The U.S. has started something that will be difficult to stop. Ending the Sunni Awakening is important to re-establishing stability. As George Packer pointed out in an article for the New Yorker, Sunni awakening policy is seen as indicative of the long-range goals of the U.S. in Iraq.

But, what will happen to the Sunnis? They will have to accept rule by the Shiite majority, just as Shiites had to accept Sunni rule for the last five centuries. President Bush assigned the Sunnis to this status when he overthrew Saddam Hussein.

For this reason, a U.S.-Iran agreement must be accompanied by a broader regional agreement. Iran is ready for a regional approach. The U.S. media has given little attention to Iran’s efforts to work on regional cooperation.

Regarding Iranian views of cooperation over Afghanistan, Harrison said his best meeting was with Alaeddin Boroujerdi, head of Majlis, who like many other Iranians, said that Iran cooperated with the U.S. to defeat the Taliban after the September 11, 2001 attacks. “Our reward was membership in the Axis of Evil,” Boroujerdi said. Harrison said there is a tremendous feeling of unreciprocated overtures in Iran.

Iranians still believe there are areas for serious cooperation with the U.S. over Afghanistan, particularly with halting narcotics trafficking. Iranians dismissed U.S. claims their helping the Taliban and completely are with U.S. in opposing them. Harrison said it is interesting to note that U.S. accusations on this have died down.

Regarding the Gulf, Harrison said the Iranians have a very pragmatic attitude. No one expects the U.S. to completely withdraw militarily from the gulf. But the carriers represent the biggest threat, especially as they are equipped with tactical nuclear weapons. Removal of carriers from the Gulf would be Iran’s first demand.

Harrison said there was a good reception in Iran for the idea of a reduction of U.S. military presence in the Gulf as proposed by Kenneth Pollack from Saban Center at the Brookings Institution. Pollack argues, “The best way for the United States to address the rise of terrorism and the threat of internal instability in Saudi Arabia and the other [Gulf Cooperation Council] states would be to reduce its military presence in the region to the absolute minimum, or even to withdraw entirely.” The Navy could remain in Bahrain, but there must be fewer American warships. Harrison notes the difficulty comes with Iran’s desires for expansion.

Harrison said the U.S. media portrays Iran as trouble-maker in the Gulf. However, since King Abdullah came to power in Saudi Arabia and since Rafsanjani’s haj when he was president, there has been a marked Saudi-Iran bi-polar balance. Saudi-Iranian political tensions can be serious, but that does not mean that Saudi Arabia is willing to engage militarily.

Finally, regarding the nuclear program, Harrison said the U.S. is not serious about a negotiated settlement otherwise it would not be insisting on suspension of uranium enrichment as a precondition. He noted that nuclear negotiations between Iran and the European Union in 2004-05 were based on a bargain that the EU failed to honor. Iran did suspend enrichment efforts for more than half a year. The EU promised to put forward security guarantees and economic incentives, but it could not produce the security guarantees. Many Iranians, including former Iranian Ambassador to the United Nations Javad Zarif, put their reputations on the line to convince the powers in Iran to suspend and the U.S. was unwilling to cooperate on security assurances. All factions in Iran agree that they should not be conned again.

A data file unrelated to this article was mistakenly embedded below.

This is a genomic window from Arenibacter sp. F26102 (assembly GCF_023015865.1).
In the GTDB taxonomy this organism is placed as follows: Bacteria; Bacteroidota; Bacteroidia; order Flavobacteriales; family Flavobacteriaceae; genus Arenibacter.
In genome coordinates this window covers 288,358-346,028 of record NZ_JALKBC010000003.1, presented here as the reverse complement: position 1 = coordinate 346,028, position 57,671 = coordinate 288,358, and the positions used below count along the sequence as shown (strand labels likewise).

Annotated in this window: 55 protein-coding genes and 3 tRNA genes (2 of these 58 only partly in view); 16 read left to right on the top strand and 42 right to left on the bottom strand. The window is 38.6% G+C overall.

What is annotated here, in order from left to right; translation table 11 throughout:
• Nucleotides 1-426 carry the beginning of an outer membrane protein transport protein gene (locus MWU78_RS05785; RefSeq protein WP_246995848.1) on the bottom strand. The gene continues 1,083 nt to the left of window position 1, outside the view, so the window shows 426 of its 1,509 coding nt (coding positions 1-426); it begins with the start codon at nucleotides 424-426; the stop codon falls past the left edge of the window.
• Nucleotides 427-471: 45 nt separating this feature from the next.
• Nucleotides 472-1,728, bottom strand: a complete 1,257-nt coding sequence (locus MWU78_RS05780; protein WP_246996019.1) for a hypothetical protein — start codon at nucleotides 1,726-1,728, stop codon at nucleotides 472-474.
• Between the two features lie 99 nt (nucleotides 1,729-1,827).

Is a nuclear settlement possible? Harrison argues that given a settlement in Iraq, it would be possible to get a freeze at some point in future negotiations under International Atomic Energy Agency inspections. But reciprocity would be required and the U.S. would have to make a commitment not to use nuclear weapons against Iran. Harrison believes establishing a Nuclear Weapons Free Zone agreement in the Persian Gulf should be part of the settlement. He said no one in Tehran talked about a security agreement extending beyond the Gulf into the Middle East. He said the U.S. could rule out using nuclear weapons in gulf without doing so in the Middle East and this would not hurt its policy on Israel.

Tuesday, May 13, 2008

U.S.-Russian Nuclear Cooperation Agreement Submitted to Congress

Today, the Bush administration formally submitted to Congress an agreement on civil nuclear cooperation (also known as a 123 Agreement) between Russia and the United States that was signed last week. The agreement will become effective unless both chambers of Congress pass a joint resolution of disapproval within 90 days to block it.

Iran has become a central point in the debate over the U.S.-Russia nuclear agreement as expressed in letters from members of Congress from both the Senate and House. Rep. Howard L. Berman (D-CA), chairman of the House Foreign Affairs Committee, said the following in response to being notified of the agreement:

“I am very concerned about the implications of an extensive new agreement for nuclear cooperation with Russia at a time when Russia has not been fully supportive of tough and far-reaching multilateral sanctions to convince Iran to cease its dangerous uranium enrichment activities. The Bush Administration has not received enough support from Russia in dealing with Iran to justify moving forward with this agreement at this time. Administration officials briefed our committee last week, but they were unable to offer convincing answers to our questions; we will give them a further opportunity in hearings on this subject next month.”

Just before stepping down last week, Russian President Vladimir Putin issued a presidential decree singing into law economic sanctions agreed to by the United Nations Security Council in March (Resolution 1803). This may have been a result of pressure from the U.S. to implement the sanctions in exchange for the 123 Agreement, but it also may have simply been for internal political reasons. Russia was after all one of the original authors of Resolution 1803.